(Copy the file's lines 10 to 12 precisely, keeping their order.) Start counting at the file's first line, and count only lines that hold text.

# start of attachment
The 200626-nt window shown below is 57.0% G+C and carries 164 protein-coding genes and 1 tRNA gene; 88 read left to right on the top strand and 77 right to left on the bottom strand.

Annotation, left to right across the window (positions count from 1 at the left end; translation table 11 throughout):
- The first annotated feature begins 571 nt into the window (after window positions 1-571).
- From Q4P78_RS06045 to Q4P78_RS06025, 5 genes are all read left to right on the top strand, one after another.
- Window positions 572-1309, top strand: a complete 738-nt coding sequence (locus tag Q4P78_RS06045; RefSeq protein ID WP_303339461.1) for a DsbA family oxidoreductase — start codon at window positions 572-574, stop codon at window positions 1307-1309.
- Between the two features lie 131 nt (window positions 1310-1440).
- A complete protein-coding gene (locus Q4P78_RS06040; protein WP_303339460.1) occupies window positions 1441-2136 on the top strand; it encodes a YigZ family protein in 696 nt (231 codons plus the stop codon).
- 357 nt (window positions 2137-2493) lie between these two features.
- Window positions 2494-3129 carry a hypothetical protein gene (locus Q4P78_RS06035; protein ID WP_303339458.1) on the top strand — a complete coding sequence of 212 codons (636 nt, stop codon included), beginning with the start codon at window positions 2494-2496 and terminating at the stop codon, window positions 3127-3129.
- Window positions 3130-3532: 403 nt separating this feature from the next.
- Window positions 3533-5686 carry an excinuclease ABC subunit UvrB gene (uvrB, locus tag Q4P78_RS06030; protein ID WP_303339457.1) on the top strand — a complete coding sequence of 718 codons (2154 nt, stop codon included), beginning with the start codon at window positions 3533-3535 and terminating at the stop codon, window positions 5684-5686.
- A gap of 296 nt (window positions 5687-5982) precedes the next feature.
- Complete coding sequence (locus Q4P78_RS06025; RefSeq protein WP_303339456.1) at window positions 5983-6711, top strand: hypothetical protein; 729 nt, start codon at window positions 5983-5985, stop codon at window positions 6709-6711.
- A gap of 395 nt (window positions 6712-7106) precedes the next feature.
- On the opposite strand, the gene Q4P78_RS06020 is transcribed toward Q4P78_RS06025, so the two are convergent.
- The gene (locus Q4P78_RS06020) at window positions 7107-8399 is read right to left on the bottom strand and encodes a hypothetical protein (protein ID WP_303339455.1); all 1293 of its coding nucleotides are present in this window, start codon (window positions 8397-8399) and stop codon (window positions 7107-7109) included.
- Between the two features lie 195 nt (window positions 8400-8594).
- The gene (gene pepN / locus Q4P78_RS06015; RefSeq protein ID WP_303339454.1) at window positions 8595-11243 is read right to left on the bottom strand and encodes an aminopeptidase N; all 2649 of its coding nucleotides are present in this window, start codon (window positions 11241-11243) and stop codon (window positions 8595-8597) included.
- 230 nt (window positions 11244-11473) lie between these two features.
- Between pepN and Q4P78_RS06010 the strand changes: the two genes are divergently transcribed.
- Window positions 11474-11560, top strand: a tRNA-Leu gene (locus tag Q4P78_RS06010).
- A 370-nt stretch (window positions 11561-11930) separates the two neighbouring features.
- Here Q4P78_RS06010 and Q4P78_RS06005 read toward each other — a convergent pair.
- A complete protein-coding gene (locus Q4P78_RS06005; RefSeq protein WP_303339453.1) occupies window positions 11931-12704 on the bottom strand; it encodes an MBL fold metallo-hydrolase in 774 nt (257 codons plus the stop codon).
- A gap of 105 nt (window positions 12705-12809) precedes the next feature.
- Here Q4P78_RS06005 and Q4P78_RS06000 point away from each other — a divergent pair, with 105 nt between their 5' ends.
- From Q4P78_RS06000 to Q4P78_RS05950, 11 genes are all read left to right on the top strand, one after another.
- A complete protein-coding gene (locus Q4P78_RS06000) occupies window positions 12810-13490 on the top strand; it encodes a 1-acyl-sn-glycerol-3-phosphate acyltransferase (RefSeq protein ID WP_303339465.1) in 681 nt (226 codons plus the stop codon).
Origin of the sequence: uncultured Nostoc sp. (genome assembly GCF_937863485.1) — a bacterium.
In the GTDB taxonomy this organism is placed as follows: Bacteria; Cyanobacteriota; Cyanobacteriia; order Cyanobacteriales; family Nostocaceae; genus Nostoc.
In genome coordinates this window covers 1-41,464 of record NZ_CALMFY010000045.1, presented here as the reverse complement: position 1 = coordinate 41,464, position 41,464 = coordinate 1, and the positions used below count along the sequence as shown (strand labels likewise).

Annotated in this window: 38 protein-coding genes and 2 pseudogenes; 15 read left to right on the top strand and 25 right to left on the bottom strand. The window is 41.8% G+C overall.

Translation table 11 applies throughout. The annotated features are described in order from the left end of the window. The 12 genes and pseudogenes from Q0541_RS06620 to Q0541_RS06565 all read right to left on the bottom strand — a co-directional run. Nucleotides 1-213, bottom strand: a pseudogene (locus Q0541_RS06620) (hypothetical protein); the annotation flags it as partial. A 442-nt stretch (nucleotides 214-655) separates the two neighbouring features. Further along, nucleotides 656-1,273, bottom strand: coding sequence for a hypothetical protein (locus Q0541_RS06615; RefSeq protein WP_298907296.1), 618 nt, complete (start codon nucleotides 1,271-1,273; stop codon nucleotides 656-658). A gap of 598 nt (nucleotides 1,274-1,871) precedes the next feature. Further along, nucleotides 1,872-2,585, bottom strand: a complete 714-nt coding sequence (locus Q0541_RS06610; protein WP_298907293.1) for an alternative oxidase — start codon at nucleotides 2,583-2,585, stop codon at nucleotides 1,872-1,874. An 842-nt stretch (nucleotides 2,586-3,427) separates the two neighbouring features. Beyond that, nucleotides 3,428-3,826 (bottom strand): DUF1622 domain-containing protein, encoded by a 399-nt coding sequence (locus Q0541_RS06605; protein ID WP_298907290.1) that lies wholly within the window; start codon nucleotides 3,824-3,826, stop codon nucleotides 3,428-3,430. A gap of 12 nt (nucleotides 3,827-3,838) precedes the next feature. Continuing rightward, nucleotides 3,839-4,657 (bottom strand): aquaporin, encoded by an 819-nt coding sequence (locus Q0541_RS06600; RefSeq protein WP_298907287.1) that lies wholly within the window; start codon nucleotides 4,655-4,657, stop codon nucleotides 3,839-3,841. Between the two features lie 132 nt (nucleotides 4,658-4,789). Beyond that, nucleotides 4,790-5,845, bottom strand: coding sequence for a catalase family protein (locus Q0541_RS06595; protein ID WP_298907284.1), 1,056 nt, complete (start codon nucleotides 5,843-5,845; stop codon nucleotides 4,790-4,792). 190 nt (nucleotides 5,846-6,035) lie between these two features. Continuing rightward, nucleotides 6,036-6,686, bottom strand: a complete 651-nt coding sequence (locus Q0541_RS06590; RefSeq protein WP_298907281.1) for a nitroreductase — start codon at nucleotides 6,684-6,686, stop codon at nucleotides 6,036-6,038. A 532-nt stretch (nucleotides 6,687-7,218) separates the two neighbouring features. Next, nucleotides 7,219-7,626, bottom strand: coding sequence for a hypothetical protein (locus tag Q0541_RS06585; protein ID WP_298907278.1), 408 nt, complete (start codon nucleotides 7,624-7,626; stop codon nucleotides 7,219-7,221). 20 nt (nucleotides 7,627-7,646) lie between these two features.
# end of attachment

- Window positions 3130-3532: 403 nt separating this feature from the next.
- Window positions 3533-5686 carry an excinuclease ABC subunit UvrB gene (uvrB, locus tag Q4P78_RS06030; protein ID WP_303339457.1) on the top strand — a complete coding sequence of 718 codons (2154 nt, stop codon included), beginning with the start codon at window positions 3533-3535 and terminating at the stop codon, window positions 5684-5686.
- A gap of 296 nt (window positions 5687-5982) precedes the next feature.